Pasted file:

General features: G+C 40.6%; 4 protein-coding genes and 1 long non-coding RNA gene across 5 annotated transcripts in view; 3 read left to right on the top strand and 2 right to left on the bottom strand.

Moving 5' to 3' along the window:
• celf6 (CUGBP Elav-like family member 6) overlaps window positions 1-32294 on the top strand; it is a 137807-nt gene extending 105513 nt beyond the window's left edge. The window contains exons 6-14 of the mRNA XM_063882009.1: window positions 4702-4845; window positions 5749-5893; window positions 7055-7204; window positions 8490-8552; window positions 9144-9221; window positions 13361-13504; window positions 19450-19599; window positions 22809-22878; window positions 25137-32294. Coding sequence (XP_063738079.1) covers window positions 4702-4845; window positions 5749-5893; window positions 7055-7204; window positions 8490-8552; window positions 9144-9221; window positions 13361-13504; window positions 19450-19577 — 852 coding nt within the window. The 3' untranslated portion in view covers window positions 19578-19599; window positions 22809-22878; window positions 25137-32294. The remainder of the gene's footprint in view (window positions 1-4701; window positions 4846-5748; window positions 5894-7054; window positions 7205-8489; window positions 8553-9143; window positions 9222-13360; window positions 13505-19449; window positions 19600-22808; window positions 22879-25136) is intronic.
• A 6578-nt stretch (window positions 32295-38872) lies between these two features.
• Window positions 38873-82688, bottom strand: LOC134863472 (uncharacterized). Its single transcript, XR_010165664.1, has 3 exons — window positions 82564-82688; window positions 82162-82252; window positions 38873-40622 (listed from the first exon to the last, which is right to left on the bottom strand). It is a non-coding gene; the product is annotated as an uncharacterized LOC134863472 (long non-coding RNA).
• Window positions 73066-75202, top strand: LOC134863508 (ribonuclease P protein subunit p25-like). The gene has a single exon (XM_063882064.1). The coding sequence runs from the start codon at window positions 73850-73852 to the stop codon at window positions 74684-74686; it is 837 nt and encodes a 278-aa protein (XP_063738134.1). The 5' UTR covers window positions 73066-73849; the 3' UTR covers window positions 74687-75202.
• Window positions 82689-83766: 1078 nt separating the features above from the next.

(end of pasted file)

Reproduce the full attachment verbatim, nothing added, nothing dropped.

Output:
General features: G+C 40.6%; 4 protein-coding genes and 1 long non-coding RNA gene across 5 annotated transcripts in view; 3 read left to right on the top strand and 2 right to left on the bottom strand.

Moving 5' to 3' along the window:
• celf6 (CUGBP Elav-like family member 6) overlaps window positions 1-32294 on the top strand; it is a 137807-nt gene extending 105513 nt beyond the window's left edge. The window contains exons 6-14 of the mRNA XM_063882009.1: window positions 4702-4845; window positions 5749-5893; window positions 7055-7204; window positions 8490-8552; window positions 9144-9221; window positions 13361-13504; window positions 19450-19599; window positions 22809-22878; window positions 25137-32294. Coding sequence (XP_063738079.1) covers window positions 4702-4845; window positions 5749-5893; window positions 7055-7204; window positions 8490-8552; window positions 9144-9221; window positions 13361-13504; window positions 19450-19577 — 852 coding nt within the window. The 3' untranslated portion in view covers window positions 19578-19599; window positions 22809-22878; window positions 25137-32294. The remainder of the gene's footprint in view (window positions 1-4701; window positions 4846-5748; window positions 5894-7054; window positions 7205-8489; window positions 8553-9143; window positions 9222-13360; window positions 13505-19449; window positions 19600-22808; window positions 22879-25136) is intronic.
• A 6578-nt stretch (window positions 32295-38872) lies between these two features.
• Window positions 38873-82688, bottom strand: LOC134863472 (uncharacterized). Its single transcript, XR_010165664.1, has 3 exons — window positions 82564-82688; window positions 82162-82252; window positions 38873-40622 (listed from the first exon to the last, which is right to left on the bottom strand). It is a non-coding gene; the product is annotated as an uncharacterized LOC134863472 (long non-coding RNA).
• Window positions 73066-75202, top strand: LOC134863508 (ribonuclease P protein subunit p25-like). The gene has a single exon (XM_063882064.1). The coding sequence runs from the start codon at window positions 73850-73852 to the stop codon at window positions 74684-74686; it is 837 nt and encodes a 278-aa protein (XP_063738134.1). The 5' UTR covers window positions 73066-73849; the 3' UTR covers window positions 74687-75202.
• Window positions 82689-83766: 1078 nt separating the features above from the next.